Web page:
I was surprised to read Peter Rusthoven’s incendiary [Oct. 31] column accusing Melina Kennedy of making borderline “criminal accusations” against Mayor Ballard. As a longtime Republican political figure, Rusthoven clearly knows better than to characterize comparative ads—used by all campaigns—as “criminal.” But Rusthoven’s criticisms are also incorrect and miss a more significant point about the causes of “public cynicism” of politics.
First, the facts. Rusthoven disputes the “math” of Kennedy’s ads, contending that roughly one-third of the $300 million of contracts Ballard’s administration has handed out to campaign contributors was actually from the prior administration.
If anything, Kennedy’s ad understates the value of contracts handed out to those who have contributed to Ballard’s campaign, because it omits the city’s 50-year parking meter contract with ACS (formally, with its affiliate, Park Indy, LLC)—a contract that is conservatively projected to hand over hundreds of millions of dollars to the contractor. Inasmuch as the parking meter deal passed the City-County Council by a single vote—and that vote was cast by an associate (“of counsel”) with a law firm that represents ACS—I believe there are well-founded grounds for public cynicism of such contracts.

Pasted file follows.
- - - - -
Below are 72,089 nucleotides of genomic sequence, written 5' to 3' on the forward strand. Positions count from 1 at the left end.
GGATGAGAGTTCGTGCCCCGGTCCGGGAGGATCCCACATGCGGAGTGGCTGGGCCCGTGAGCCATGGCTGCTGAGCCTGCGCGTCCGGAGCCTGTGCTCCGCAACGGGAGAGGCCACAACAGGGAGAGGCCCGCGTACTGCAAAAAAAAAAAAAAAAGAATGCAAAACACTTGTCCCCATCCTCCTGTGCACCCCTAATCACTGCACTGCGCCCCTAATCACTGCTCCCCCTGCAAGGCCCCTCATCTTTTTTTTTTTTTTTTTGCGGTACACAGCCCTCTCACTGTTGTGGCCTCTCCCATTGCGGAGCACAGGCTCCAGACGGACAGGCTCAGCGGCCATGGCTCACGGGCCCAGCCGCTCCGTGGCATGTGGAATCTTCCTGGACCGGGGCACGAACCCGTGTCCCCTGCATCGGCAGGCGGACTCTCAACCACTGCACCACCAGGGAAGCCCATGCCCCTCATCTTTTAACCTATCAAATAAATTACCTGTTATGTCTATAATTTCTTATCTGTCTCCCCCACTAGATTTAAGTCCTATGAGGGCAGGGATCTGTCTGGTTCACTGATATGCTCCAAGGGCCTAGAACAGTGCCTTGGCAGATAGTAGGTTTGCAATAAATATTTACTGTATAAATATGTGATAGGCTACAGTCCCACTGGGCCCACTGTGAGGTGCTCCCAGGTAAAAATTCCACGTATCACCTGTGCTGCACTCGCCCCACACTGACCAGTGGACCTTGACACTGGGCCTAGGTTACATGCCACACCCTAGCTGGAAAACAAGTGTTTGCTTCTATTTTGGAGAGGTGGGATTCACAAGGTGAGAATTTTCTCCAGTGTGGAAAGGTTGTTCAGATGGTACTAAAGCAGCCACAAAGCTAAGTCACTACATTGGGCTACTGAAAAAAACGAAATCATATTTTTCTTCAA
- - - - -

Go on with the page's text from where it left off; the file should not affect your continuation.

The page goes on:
Second, if Rusthoven truly believes that negative political attacks feed “public cynicism,” he should not have launched one. Ballard first launched a misleading ad about Kennedy, featuring three women attacking Kennedy for “supporting” a tax increase during former Mayor Peterson’s term.
The ad is both cynical and ironic: cynical because Kennedy was neither mayor nor on the Council, and had nothing to do with the bi-partisan tax increase; ironic because Ballard ran his 2007 campaign on the promise to repeal a more recent 65-percent income tax increase (passed two years after Kennedy left Peterson’s administration), and he has refused to do so since becoming mayor. Indeed, Ballard has raised other taxes and fees during his term.
A far larger contributing factor to public cynicism is the continual cycle where politicians make promises to get elected—such as Ballard’s promise to support a comprehensive smoking ban—and then reverse themselves.
Ultimately, the voters of this city should evaluate the candidates based on their vision and recognition of the challenges we face today and tomorrow, not yesterday or four years ago. I’m hopeful that, if they do, they will see past partisan skirmishes and process fights and elect Kennedy.